If you are using canned beans as a substitute, know that one can of beans roughly equals a half-cup of dry beans.

Another common mistake on how to cook canned black beans is when people over-season them. We recommend purchasing low-sodium black beans, which should give you more flexibility in your recipe to season the beans as you’d like.

If you use canned beans that are not low in sodium, you won’t need much seasoning at all. Even if you rinse the beans, they can still be salty. Lastly, make sure that you store your beans properly.

Some people put the beans back in the can, which you should not do. There’s no lid to keep the beans sealed. And, a metallic taste will seep into the beans, ruining your next meal. Instead, use Tupperware or other similar storage, and put the beans in the refrigerator. They can last for approximately one week while refrigerated.

Preparing Black Beans

Now that you’re sold on the health benefits and know the mistakes to avoid, it’s time to learn how to cook canned black beans. When you learn how to cook canned black beans in a Carbon Steel China Wok, you’ll quickly find that there are numerous methods and recipes available.

Several of our favorites are listed below.

How to Cook Black Beans from a Can

Don’t be afraid to try all of the recipes until you find one you like. You may even find that as you learn to cook canned black beans, you create a personal recipe. If this happens, be sure to share it with us!

Heat in a Saucepan

This recipe, courtesy of All Recipes, instructs you how to make a basic dish with canned beans in a saucepan and put it in a NuWave PIC. The prep time for this recipe is ten minutes, while the cook time is a mere five minutes. To get started, you’ll need the following ingredients:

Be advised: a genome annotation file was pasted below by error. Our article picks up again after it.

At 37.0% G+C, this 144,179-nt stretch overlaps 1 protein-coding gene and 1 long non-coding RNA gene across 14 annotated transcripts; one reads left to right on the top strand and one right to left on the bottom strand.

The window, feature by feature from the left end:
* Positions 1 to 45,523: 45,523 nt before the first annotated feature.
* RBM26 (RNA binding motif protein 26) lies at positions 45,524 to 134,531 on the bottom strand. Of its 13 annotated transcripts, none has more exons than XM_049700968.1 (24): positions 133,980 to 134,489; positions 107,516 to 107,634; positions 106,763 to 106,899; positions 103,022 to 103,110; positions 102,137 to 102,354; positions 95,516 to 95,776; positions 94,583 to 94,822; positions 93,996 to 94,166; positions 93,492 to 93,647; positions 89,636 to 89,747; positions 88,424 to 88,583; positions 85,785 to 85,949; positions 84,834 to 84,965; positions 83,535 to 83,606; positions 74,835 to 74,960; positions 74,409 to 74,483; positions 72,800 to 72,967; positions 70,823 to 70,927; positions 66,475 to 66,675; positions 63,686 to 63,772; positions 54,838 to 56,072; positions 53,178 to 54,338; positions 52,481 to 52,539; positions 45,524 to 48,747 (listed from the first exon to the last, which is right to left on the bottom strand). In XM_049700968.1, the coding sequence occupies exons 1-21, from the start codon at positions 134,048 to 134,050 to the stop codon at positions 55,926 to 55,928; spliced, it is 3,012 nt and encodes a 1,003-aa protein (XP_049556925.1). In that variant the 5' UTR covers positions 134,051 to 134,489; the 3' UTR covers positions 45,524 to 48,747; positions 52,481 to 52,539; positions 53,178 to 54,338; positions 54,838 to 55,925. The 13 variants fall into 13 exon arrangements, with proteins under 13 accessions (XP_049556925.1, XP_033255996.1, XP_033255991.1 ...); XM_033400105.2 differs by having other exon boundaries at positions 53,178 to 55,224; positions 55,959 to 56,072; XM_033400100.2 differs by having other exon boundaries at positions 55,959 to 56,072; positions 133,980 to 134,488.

• 16 Ounces, or One Can, of Black Beans
  • ¼ Cup Broth of your Choosing
  • One Small Onion
  • 1 Garlic Clove
  • One Tablespoon Fresh Cilantro
  • ¼ Teaspoon Cayenne Pepper

Begin by chopping the onion, garlic, and cilantro. Then, rinse the beans. Combine the beans, broth, onion, and garlic into a medium Ceramic Coated Pan. Bring the mixture to a boil, and then reduce the heat to medium-low. Afterward, season with the cayenne pepper and cilantro. Feel free to add salt if needed. Allow this mixture to simmer for five minutes, and then serve warm.

In the Microwave

If you are really in a rush, you can also cook canned black beans in a microwave. Canned black beans are convenient for this because they do not require time to soak. Fresh, dry beans, however, must soak in water for a reasonable amount of time before you can use them. Learning how to cook with canned black beans can allow you to make a meal in a matter of minutes.